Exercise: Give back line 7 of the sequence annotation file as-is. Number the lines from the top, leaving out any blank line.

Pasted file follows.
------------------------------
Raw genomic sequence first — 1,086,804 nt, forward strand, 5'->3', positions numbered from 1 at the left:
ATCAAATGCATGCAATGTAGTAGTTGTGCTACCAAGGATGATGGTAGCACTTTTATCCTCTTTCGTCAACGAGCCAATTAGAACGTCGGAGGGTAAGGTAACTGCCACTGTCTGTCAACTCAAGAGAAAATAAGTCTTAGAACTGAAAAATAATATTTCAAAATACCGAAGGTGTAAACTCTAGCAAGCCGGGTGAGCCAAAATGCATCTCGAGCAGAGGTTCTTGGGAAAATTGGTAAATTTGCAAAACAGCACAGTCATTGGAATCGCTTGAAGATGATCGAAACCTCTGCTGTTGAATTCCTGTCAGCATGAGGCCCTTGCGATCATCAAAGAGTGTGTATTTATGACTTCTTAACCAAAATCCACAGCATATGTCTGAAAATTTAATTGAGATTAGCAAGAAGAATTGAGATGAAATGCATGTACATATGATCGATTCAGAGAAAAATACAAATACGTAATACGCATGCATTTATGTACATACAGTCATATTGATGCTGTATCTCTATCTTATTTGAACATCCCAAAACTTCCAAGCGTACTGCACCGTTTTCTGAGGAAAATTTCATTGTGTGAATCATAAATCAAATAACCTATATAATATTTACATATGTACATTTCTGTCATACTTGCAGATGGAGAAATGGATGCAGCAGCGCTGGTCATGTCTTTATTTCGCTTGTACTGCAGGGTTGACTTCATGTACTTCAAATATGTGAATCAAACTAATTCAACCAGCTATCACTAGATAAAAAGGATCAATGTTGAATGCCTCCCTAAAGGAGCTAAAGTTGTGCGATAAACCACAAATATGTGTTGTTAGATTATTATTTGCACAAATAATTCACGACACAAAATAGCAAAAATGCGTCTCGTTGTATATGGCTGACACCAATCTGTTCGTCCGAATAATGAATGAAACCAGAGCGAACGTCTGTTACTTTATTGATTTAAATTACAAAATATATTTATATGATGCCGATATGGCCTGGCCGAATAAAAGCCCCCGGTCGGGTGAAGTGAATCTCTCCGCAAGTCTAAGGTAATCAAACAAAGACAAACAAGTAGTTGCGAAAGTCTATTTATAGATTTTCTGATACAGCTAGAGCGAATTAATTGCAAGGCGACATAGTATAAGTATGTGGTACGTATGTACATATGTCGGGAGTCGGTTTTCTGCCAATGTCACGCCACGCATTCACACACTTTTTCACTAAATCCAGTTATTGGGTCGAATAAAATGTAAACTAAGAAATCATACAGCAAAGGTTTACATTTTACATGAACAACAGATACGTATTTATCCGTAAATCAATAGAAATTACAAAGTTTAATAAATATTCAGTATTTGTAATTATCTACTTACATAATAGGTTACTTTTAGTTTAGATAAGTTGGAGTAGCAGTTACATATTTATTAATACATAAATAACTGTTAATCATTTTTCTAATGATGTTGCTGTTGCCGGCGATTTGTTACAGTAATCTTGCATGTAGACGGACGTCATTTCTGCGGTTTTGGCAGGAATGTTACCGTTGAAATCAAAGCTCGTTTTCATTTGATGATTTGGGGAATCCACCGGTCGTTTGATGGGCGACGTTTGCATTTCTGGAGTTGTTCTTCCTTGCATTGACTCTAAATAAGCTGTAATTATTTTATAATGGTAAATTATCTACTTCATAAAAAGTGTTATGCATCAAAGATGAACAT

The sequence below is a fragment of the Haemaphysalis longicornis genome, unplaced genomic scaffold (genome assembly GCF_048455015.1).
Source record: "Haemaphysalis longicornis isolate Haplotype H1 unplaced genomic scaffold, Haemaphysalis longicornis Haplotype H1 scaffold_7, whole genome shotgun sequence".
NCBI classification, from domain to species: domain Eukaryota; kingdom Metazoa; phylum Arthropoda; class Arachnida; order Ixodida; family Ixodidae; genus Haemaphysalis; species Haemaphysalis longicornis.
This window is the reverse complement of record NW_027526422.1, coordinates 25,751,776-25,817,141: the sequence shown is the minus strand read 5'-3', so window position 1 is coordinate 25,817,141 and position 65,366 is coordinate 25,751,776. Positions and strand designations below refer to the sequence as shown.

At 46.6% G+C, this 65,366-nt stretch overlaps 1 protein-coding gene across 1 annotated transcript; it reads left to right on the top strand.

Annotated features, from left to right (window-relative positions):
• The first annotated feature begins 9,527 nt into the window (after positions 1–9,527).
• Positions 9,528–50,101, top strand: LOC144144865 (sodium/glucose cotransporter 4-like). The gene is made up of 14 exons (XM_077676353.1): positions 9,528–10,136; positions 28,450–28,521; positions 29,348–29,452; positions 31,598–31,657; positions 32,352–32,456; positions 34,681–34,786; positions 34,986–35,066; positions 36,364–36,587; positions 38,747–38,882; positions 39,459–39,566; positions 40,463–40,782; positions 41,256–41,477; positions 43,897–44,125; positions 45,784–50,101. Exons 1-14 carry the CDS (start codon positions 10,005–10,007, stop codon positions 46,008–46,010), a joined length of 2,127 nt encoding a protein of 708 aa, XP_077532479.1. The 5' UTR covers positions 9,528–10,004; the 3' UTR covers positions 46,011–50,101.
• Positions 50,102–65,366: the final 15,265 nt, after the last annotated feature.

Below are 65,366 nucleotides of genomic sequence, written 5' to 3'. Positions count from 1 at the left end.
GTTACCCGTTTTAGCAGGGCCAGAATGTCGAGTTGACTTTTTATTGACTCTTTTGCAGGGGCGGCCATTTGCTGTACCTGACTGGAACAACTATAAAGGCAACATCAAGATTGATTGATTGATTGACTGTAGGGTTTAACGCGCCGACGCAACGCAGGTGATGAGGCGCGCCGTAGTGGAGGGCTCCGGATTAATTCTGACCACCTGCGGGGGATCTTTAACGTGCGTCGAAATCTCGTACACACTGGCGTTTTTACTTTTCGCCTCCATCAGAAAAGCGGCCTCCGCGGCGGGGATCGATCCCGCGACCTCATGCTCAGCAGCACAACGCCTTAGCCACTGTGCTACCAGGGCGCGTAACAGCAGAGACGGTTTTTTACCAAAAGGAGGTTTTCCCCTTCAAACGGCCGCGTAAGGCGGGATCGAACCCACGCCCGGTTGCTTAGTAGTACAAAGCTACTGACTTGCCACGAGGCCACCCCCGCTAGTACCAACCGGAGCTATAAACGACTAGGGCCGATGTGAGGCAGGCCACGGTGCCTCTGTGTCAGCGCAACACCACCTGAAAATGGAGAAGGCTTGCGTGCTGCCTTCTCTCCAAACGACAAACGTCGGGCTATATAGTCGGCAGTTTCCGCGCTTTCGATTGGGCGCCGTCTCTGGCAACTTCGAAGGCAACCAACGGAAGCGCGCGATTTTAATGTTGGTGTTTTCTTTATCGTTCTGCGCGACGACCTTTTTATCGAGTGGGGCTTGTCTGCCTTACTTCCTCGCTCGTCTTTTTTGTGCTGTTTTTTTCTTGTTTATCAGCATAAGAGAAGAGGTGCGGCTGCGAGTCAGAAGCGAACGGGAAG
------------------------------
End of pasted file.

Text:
At 46.6% G+C, this 65,366-nt stretch overlaps 1 protein-coding gene across 1 annotated transcript; it reads left to right on the top strand.